But this approach may require a reset in our thinking so that we begin to value small measures of self-discovery over large doses of learning. Indeed, if we can remember that each discussion is but one stone in the temple God is building, we will be less inclined to say everything, and instead, we can feel the freedom of letting others discuss truth and helping them “get it” along the way.

Still, if this approach to leading discussion sounds different or difficult implement, it may require a different way of preparation.


  1. Lay aside the burden of “getting through your notes.”

In fact, if you can . . . don’t use notes at all. Or at least, don’t use anything like a manuscript.

In preaching the goal is verbal precision but in small groups, it’s corporate discussion. And one of the greatest ways to kill discussion is to dislocate the teacher from the group through a wall of paper notes. In fact, the more a teacher must refer to his notes, the more he returns to disseminating information, rather than facilitating discussion.

Certainly, a young teacher will be greatly helped by copious notes. And full disclosure: I usually have multiple pages of notes when I lead a group discussion. But I don’t use them like a manuscript. Rather, these notes are the leftovers of the process of preparation. I might source them to answer a difficult question, but more often I fill my notes with questions and seek to lead the time with questions, not a lecture.

In fact, leaving aside the burden of getting through my notes, I am happy when the notes are left behind, and the initial questions that led into the Bible bring us to other points of application that people need.

On more difficult subjects or in lecturing on theology, I will approach it differently. But when it is a Bible study on a various passage of Scripture, a bevy of unscripted questions is always the best. But again this approach requires a different kind of preparation. So . . .

  1. Read a ton on the subject.

The greatest way to prepare for discussion is not to write a manuscript, but to read copiously on the subject. Because discussions can go in any number of directions, the more a teacher can read on the subject, the more he or she will be prepared for “off the wall” questions.

Like an experienced rafting guide, an experienced teacher should know (beforehand) where the rough waters are and how to answer the question. Therefore, immersive reading on the book, the doctrine, or the subject is the most important thing you can do to prepare for this kind of teaching.

If all we know is the content on our paper, we will be ill-equipped to answer the questions that discussion brings. But if we can give ourselves to Ezra-like study (Nehemiah 8:10), then we will be ready to apply all we studied. In truth, there will be questions that we can’t answer, others we shouldn’t answer (Deuteronomy 29:29), and others we should simply say, “I don’t know, but I’ll find out.”

Still, as approved workman, we should give ourselves to preparing well so that we can ask good questions and answer them with the wisdom God gives us (Proverbs 2:1–7; 2 Timothy 2:7).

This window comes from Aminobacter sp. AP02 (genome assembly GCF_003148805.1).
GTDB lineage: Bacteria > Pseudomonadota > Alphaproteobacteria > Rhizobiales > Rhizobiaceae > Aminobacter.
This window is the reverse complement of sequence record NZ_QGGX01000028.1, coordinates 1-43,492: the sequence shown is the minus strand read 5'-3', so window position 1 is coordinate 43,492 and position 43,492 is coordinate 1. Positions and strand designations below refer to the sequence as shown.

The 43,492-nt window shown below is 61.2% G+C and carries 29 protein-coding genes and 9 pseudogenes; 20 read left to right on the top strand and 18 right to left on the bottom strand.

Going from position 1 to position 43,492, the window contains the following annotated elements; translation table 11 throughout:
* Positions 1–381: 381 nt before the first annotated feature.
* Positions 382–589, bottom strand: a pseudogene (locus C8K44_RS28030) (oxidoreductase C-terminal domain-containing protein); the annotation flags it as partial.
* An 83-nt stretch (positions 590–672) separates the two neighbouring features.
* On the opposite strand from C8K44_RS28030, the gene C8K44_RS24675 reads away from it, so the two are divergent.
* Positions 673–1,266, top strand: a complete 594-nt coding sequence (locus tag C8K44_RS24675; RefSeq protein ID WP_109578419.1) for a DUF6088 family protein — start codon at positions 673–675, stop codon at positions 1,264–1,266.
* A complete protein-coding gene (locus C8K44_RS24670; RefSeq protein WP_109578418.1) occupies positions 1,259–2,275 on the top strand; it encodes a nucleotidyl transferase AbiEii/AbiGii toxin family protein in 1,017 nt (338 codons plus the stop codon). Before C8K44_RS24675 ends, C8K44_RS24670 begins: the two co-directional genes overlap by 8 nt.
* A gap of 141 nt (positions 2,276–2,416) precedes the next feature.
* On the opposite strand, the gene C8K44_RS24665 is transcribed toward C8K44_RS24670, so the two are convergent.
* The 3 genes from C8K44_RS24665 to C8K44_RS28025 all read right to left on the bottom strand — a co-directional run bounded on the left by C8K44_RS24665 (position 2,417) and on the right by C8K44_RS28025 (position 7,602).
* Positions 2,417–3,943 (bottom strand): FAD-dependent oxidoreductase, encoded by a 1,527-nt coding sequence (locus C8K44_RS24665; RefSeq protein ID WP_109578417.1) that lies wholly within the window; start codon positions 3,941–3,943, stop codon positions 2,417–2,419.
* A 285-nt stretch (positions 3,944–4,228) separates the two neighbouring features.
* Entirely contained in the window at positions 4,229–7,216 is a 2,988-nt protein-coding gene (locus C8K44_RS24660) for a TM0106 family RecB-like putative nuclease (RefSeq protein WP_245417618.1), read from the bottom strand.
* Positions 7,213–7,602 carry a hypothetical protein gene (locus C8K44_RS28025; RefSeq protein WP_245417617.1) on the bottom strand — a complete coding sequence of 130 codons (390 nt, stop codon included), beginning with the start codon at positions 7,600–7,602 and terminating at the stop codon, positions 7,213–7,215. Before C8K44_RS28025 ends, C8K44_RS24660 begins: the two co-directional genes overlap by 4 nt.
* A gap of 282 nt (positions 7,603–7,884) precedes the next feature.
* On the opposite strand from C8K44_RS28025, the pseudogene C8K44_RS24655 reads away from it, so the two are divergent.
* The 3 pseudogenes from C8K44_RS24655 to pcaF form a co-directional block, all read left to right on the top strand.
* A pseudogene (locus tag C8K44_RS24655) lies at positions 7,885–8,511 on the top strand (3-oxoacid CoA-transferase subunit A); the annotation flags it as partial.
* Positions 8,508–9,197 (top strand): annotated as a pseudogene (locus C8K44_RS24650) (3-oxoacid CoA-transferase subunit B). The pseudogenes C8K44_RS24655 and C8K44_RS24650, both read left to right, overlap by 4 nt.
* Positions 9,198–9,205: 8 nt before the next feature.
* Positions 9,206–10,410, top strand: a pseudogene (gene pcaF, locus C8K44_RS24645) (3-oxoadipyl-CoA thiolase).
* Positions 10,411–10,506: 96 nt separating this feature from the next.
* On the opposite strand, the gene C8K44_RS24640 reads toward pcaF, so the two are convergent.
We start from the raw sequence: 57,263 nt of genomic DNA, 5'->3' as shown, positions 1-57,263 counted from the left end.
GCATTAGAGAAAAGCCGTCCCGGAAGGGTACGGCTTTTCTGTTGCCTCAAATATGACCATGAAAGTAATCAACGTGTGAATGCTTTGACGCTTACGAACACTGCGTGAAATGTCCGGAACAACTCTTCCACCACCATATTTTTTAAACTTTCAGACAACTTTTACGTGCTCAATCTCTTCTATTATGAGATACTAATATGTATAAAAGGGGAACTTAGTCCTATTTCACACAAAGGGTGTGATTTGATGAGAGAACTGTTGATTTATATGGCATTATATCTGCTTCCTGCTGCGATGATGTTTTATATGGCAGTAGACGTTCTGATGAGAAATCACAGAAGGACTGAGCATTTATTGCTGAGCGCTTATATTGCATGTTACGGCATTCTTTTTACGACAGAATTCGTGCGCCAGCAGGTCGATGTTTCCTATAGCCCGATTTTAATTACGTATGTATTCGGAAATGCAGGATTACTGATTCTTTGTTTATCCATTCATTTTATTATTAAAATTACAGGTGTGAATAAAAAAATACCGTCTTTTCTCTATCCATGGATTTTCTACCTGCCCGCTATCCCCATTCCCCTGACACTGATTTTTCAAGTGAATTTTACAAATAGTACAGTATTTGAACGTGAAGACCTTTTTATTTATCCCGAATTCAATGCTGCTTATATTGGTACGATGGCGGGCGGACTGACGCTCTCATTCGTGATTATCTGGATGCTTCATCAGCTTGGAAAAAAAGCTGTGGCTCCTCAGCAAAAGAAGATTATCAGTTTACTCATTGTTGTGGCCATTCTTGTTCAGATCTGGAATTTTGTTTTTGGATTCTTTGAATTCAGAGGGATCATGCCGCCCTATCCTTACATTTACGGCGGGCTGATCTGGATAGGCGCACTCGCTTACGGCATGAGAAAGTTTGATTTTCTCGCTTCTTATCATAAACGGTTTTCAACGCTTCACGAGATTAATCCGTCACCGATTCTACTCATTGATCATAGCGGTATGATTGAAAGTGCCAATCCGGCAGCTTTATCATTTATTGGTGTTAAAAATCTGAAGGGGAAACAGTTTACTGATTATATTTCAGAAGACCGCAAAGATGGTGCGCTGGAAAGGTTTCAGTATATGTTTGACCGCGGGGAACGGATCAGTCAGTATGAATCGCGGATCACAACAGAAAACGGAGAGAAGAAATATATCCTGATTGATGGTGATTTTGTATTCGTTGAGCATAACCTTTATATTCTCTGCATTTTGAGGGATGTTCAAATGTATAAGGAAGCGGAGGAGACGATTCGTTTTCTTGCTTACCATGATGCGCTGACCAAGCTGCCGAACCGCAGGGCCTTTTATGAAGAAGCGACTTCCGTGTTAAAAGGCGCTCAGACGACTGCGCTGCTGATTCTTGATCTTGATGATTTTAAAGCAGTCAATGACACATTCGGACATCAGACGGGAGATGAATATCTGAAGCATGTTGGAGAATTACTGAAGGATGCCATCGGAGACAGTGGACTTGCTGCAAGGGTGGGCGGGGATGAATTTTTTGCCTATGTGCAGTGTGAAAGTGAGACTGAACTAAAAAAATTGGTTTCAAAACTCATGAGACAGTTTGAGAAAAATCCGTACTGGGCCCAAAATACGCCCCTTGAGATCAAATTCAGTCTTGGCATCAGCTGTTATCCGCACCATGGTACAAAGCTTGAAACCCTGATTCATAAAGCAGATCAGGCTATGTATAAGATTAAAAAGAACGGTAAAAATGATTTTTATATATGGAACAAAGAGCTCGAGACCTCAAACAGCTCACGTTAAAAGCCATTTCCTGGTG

1. Leave the congregation wanting more, not less.

In the end, the goal of any group discussion is to whet the appetite for more. Because God is infinite and his Word, though finite (66 books), unveils infinite realities, we will never be able to say everything. Thus, in our discussions, we should set that expectation aside.

The goal cannot be exhaustive instruction or even comprehensive teaching. Rather, we should give properly proportioned doses of unalloyed truth that lead people to know and love God more. In this way, the old adage, “less is more,” is true.

The worst thing we can do is bore people with the Bible because we overwhelm them with arcane facts, academic debates, or pedantic rules. Instead, because the Word of God is living and active, it should be the teachers greatest joy to discuss the glorious truths of God and invite others to join with us.

Indeed to paint the picture around a dinner table, faithful teachers in small group settings should see themselves not as the expert dinner party speaker who struggles to keep the attention of his audience. Rather, discussion leaders are called to be servants of the feast, who host a conversation around the table. Enjoying a meal with our brothers and sisters, we who lead the discussion do best when we amplify conversation around the table by asking good questions about the table.

In this way, we who teach must be experts on the meal, its contents, and its Cook, but ultimately after partaking of the meal itself, our greatest joy is found in amplifying the conversation, not expounding our knowledge. Rather than quieting everyone so that they might listen to us, we should look for ways to help others understand the Living Bread we are feasting upon.

In this way, group discussion leaders complement the preaching of the Word—which does require singular attention to one speaker—by hosting conversations where the Word preached can be the Word digested and discussed. Amazingly, when this is done well, such leaders play a key role in creating an appetite in the church for the Word of God preached.

For this reason, we need small group discussion around the Word, and we need leaders who, by God’s grace, know how to lead such discussions. To that end, let us give attention to how we amplify conversation around God’s Word. And may God be pleased to raise up an army of such leaders in his churches, so that the Word might be magnified—whether discussed in homes or proclaimed from pulpits.

This article first appeared at David’s website and is posted here with his permission.